Chapter 8, Part 2
I remember thinking “why were they mining like this was coal.” We found the hidden shaft. It was open for about ten feet. I sent someone to get some wood so we can sure up the shaft as we dig. Someone said, “we should leave it alone. The dead should remain buried.” I just looked back at the crowd. The coward that said it didn’t have the guts to step forward. I turned to the crowd and said, “we don’t abandon each other. We don’t abandon our children.” With that we started to clear the shaft. Time slowed down. We had to go slow with all the debris. We also had a shortage of help. As we dug deeper the risk kept people away. About thirty feet in it was just Thomas and myself.
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One of the townsfolk came inside the tunnel and said, “you should come out side sheriff.” Just outside of the shaft was the Chief and several warriors. The Chief said, “what can we do to help sheriff.” We formed a human chain to help remove the debris. As we went deeper wooden beams were added. They came from the railroad workers who came to help. As we dug we found a tiny hand in the dirt. Then the arm and rest. It was the boy named John. Never Johnny just John. He was crushed underneath a heavy bolder. The mood of the site fell. Then a sound.
A tiny sound deep in the shaft. It was heard by one of the warriors first. Soon we all could hear it. Someone was still alive. I turned to the Chief as he turned to me. We started to dig faster. Then an agent from the railroad came running in. He said, “stop or you will kill whoever is left and yourselves.” He was Gregory Hunts an architect and structural engineer sent by the railroad to insure their work as safe as time would allow. He said they mapped the mines for a week until it was decided to go a different way. He said, “this mineshaft opens up into a cavern. The cavern is stable but the shaft has no supports about ten feet from here.” A new cave in would disrupt the side of the cavern and maybe collapse it.
He took us to a site about two hundred feet from the shaft away from the other cave-ins. He said, “we need to find an opening.” While they were mapping the shaft, they found the cavern. It had natural light coming from a hole in the top. Find the hole, find the cavern and hopefully find the children. This also means they may have air. Hunts said, “we need to hurry, they may be running out of fresh air.” From the search area, we could hear the wailing of John’s mother and see them carry his body away. Hunt took out a reel of twine. He went to the shaft opening and started to run the twine out. When he came to the end he said, “from this point we should find the hole.” He then nearly fell in a hole in the ground. The Chief said, “I guess that’s one way to find it.”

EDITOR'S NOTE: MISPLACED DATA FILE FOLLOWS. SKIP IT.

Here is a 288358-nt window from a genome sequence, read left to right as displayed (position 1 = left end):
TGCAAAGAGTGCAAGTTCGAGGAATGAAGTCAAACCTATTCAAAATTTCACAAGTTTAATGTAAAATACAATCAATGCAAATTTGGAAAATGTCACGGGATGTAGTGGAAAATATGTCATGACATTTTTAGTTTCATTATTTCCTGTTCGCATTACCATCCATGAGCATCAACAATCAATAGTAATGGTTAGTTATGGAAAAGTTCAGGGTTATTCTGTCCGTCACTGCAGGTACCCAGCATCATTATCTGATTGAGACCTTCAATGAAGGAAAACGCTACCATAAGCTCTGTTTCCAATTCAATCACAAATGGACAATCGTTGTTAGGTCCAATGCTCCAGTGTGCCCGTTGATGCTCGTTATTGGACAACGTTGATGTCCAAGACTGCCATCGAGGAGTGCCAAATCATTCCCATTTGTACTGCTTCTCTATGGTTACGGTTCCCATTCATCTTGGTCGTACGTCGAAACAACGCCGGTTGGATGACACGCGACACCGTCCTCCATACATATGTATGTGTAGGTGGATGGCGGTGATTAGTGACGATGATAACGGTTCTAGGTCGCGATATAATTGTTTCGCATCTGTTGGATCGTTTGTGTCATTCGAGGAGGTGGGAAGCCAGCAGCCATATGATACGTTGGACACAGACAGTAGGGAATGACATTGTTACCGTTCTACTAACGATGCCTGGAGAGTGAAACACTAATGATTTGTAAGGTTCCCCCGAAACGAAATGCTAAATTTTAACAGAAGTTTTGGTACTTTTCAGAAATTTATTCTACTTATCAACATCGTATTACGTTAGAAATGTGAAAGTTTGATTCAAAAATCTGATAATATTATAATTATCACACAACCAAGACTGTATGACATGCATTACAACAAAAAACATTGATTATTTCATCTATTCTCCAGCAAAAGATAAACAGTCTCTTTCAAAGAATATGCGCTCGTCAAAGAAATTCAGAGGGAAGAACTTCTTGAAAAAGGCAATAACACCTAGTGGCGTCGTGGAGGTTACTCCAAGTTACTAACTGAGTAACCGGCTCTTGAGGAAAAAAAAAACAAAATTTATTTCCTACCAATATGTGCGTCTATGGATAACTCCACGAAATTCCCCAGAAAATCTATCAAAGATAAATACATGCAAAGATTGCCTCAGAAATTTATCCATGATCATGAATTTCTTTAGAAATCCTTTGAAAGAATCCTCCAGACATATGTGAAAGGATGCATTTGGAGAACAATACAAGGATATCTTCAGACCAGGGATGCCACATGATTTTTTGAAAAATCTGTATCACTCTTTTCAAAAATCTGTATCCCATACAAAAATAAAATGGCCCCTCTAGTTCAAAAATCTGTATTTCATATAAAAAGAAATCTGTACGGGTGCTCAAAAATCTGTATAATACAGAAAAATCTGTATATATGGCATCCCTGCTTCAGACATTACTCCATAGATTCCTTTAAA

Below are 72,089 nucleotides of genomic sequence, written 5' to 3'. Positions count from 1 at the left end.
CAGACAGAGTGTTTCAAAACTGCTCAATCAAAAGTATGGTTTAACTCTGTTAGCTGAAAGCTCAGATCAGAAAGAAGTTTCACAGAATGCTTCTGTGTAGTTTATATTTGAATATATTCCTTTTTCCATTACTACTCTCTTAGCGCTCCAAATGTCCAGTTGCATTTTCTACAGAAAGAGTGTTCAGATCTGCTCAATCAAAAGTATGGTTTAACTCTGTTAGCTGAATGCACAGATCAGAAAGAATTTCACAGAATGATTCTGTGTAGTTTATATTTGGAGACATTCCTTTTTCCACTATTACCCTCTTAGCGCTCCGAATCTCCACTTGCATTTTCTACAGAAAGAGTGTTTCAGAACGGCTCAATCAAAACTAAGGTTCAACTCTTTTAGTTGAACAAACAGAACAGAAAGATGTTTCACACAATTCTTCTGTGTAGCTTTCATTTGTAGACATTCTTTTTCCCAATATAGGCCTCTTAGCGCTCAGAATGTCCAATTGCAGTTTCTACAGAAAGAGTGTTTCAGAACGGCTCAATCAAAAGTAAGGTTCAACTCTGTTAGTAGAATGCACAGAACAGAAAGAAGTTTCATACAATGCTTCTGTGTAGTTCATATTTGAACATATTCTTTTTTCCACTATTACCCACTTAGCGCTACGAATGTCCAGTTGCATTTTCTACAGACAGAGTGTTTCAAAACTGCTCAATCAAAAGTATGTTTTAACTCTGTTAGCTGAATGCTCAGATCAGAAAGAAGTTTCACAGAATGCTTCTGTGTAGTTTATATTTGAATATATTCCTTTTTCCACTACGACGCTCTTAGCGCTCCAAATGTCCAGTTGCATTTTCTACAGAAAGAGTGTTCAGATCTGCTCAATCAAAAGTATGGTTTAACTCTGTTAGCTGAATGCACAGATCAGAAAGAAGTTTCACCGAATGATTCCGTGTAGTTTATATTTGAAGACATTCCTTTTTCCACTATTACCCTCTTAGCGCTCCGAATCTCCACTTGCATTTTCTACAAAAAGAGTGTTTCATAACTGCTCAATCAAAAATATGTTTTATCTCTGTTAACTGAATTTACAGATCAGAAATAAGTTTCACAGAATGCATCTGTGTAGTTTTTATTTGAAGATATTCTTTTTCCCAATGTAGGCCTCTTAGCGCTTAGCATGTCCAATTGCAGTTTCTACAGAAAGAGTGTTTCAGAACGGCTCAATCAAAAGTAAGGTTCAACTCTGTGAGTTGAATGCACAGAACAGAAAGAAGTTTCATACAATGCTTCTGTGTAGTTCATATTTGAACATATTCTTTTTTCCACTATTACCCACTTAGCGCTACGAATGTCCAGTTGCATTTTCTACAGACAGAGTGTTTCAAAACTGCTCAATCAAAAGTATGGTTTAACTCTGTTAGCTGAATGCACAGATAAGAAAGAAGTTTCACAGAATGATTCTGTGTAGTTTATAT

We carefully pulled the dirt away from the hole making sure we didn’t dump any in. The hole was small. Too small for a grown man. The town school teacher, a woman Susan said she would go down. She was small, maybe 5’3”. She was also the Chief’s new daughter-in-law. She said, “those are my children. They will listen and respect me.” She went to her husband and said, “it has to be me.” Hunt tied a rope into a harness and helped her into it as Fallon watched closely. Fallen said, “I didn’t realize you like being tied up.” Susan did a not so silent exhale. At the hole, the Chief tied the harness to a longer rope. He put his hand on her shoulder then he helped her down into the hole.
After a few minutes that felt like hours a tug on the rope meant raise it up. The rope was lighter. On the other end was two very dirty children. They said there was for more in the cave. One of them asked, “did you find John?” What do you say? The rope went down and two more children came back. The weirdest kind of fishing there ever was. Eventually the last two children came up and it was time for Susan. The rope went down but there was no pull back with her grabbing it. I yelled down to her but no answer. One of the children said it was hard to breath down there. When all hope was lost there was a tug on the rope.
We pulled her up about half way. She tied the rope into a loop with her foot in the loop. She had let go and the rope caught her from falling to her death. It had from the look of it broke her lower leg. The Chief grabbed a lasso and threading it through the rope lassoed Susan around the waist. I looked at him and he at me. He said, “what I know stuff?” We carefully brought her up. On the surface, she came face to face with the Chief. She said to him, “chief.” He replied, “daughter.”
That night we had a community party. We came together, which was something I would have thought would never happen again. Over the next couple of months, the three groups, the People, the townsfolk and the train crews grew into a stronger community. The Chief retroactively made Susan a part of the nation. He formally gave his blessings. He also said he would allow or insist the children in the village would start at the new school. He said, “we should learn as much as possible about the outside world. Isolationism would be death for us all.” For her part Susan said she would have lessons on Hopi culture as well as other nations. They would work out the details before school starts. The Chief would allow the students in the village for lessons and to demystify the village with the children in town. About three months after the incident we used explosives from the railroad company to destroy the fields of collapsing shafts. We also put a cap over the hole to the cavern.
These stories will be based in the old west and an attempt at a modern western (later on).
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